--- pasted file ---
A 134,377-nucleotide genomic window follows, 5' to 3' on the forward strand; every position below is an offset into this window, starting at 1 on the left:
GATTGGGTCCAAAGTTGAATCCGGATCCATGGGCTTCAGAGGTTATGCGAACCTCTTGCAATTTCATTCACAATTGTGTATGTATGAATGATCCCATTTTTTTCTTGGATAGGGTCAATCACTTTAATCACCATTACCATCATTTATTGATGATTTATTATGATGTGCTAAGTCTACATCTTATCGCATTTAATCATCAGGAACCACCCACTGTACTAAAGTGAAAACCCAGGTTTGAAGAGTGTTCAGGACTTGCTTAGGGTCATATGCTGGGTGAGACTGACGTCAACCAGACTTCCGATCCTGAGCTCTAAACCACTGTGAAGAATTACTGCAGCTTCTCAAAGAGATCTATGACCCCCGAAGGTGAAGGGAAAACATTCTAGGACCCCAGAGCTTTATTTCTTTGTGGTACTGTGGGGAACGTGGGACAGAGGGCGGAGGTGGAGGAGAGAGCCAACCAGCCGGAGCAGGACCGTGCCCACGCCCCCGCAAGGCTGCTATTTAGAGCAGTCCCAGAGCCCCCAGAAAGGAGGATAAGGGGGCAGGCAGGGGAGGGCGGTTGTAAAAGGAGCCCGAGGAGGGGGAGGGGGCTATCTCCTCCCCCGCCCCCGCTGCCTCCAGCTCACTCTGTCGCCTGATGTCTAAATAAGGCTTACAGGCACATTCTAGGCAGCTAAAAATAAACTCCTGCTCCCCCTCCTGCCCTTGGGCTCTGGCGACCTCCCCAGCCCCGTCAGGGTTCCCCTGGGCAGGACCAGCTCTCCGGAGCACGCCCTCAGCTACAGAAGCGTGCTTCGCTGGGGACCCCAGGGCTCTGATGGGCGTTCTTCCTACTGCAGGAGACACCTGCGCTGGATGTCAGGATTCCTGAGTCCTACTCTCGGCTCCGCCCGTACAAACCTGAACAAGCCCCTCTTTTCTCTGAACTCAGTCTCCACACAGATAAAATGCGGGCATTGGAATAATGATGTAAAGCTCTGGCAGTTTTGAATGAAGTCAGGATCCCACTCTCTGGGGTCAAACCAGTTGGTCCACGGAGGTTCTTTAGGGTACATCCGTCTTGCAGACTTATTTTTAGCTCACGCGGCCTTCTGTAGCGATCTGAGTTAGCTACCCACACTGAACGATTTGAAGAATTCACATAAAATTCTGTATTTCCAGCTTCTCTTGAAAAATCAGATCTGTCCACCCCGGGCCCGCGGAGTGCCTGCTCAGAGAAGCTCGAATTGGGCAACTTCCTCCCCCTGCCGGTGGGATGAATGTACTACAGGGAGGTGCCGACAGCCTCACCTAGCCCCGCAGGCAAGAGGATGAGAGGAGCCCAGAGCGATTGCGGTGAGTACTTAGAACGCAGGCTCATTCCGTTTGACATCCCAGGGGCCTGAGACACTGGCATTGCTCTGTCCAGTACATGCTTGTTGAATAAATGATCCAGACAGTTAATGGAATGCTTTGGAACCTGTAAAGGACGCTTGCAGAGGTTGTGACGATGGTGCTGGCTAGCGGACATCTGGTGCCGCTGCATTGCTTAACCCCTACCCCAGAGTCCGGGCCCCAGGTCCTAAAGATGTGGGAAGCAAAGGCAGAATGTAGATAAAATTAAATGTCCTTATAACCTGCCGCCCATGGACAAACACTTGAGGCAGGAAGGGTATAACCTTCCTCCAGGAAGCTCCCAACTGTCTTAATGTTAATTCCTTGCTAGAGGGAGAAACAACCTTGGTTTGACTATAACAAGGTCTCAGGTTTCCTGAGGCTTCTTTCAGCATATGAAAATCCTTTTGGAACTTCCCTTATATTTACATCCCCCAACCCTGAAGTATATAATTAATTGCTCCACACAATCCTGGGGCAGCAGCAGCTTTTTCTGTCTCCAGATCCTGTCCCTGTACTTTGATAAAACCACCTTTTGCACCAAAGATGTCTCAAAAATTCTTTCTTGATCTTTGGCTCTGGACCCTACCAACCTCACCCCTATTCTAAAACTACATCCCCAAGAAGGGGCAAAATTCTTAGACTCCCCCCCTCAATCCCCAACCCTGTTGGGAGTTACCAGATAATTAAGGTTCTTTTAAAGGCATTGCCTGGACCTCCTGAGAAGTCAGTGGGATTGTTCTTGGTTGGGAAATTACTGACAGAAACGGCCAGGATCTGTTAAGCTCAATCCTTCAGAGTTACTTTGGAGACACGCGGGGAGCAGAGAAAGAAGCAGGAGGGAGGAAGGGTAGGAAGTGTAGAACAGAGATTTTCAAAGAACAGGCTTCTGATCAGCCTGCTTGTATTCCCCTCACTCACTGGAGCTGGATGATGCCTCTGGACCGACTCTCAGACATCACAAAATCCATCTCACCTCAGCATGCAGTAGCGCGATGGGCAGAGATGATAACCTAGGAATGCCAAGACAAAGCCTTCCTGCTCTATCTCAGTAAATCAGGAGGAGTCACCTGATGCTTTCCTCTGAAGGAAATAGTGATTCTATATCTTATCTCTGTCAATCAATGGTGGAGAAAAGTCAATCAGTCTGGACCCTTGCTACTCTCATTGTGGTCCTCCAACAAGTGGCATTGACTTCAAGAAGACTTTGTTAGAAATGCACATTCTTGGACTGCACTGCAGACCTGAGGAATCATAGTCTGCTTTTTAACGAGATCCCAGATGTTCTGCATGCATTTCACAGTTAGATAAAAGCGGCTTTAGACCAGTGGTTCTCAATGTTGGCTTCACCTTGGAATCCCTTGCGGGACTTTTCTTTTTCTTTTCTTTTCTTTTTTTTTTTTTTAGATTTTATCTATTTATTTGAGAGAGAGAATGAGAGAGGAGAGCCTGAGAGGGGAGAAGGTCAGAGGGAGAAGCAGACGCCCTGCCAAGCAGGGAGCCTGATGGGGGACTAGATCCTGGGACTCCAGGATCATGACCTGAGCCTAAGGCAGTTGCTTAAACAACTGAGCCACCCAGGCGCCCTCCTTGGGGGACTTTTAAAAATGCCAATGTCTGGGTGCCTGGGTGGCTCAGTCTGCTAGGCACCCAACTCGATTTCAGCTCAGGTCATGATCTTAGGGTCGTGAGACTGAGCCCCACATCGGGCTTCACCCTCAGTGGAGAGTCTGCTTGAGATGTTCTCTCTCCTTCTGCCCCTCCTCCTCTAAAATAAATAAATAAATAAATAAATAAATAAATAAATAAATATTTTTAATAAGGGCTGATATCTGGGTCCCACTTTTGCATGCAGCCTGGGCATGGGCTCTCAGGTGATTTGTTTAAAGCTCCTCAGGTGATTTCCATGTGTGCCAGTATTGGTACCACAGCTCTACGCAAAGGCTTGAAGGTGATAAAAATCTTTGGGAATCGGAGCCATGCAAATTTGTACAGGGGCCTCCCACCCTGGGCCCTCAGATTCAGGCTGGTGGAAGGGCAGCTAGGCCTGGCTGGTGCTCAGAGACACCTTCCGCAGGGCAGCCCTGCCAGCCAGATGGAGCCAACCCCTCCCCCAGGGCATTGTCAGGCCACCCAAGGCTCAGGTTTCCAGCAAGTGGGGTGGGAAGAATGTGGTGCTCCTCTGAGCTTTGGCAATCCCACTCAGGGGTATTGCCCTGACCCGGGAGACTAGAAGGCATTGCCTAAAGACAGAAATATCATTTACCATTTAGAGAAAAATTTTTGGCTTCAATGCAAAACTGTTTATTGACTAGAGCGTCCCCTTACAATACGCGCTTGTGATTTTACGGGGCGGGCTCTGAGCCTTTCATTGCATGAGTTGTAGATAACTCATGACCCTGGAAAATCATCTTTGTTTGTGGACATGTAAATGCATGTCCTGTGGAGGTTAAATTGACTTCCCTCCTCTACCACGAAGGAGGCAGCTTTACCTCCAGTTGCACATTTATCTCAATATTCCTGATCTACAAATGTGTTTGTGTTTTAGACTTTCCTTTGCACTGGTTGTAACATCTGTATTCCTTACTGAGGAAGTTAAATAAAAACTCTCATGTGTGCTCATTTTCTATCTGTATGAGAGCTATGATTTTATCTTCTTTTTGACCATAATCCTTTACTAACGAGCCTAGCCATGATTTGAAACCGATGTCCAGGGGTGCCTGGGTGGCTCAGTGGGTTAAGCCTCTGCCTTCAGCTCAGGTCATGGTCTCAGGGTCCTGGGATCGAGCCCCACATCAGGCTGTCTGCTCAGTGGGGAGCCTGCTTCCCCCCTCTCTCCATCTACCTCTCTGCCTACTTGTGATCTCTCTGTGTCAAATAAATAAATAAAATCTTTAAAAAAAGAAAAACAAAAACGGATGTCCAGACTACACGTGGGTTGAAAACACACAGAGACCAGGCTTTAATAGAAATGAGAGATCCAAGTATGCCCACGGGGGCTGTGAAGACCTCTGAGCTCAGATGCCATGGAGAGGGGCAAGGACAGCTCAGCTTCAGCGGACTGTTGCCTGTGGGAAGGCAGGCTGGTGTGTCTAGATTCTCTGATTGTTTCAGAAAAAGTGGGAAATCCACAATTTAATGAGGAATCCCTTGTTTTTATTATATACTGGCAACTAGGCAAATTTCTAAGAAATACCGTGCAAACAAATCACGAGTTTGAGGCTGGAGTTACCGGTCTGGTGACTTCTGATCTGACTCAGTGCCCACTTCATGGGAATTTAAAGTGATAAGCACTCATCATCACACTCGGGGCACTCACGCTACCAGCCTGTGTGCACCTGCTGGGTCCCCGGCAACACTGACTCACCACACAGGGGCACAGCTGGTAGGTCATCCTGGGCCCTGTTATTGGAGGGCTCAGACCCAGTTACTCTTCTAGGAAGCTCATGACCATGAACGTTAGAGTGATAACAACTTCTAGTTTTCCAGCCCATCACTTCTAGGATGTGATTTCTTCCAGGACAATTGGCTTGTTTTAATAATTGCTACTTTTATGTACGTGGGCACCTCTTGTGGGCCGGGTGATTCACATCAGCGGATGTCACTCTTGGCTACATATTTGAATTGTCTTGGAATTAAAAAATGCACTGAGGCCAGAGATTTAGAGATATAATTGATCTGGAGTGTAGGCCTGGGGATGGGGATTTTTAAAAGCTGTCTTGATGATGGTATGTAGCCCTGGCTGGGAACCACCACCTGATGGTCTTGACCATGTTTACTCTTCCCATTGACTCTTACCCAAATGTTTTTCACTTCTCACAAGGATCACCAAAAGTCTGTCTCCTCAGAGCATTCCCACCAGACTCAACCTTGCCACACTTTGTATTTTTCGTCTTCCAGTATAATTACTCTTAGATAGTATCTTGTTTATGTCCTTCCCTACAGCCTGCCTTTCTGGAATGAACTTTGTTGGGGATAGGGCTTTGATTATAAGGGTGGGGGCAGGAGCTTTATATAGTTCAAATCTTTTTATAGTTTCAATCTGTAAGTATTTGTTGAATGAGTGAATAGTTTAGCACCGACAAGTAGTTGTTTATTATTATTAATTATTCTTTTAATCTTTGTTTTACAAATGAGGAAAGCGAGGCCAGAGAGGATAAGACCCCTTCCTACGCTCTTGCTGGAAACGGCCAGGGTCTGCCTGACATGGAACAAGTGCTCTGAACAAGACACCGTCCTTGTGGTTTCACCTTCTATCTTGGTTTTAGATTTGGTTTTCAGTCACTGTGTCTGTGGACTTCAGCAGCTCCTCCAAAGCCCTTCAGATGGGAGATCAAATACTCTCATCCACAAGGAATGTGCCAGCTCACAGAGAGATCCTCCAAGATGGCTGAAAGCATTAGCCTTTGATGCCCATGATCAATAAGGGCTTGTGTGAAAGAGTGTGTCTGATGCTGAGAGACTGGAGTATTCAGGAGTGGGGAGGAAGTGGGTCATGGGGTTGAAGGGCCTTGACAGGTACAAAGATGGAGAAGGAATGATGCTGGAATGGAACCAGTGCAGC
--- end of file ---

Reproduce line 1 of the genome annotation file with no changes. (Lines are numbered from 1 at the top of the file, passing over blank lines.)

A 134,377-nucleotide genomic window follows, 5' to 3' on the forward strand; every position below is an offset into this window, starting at 1 on the left: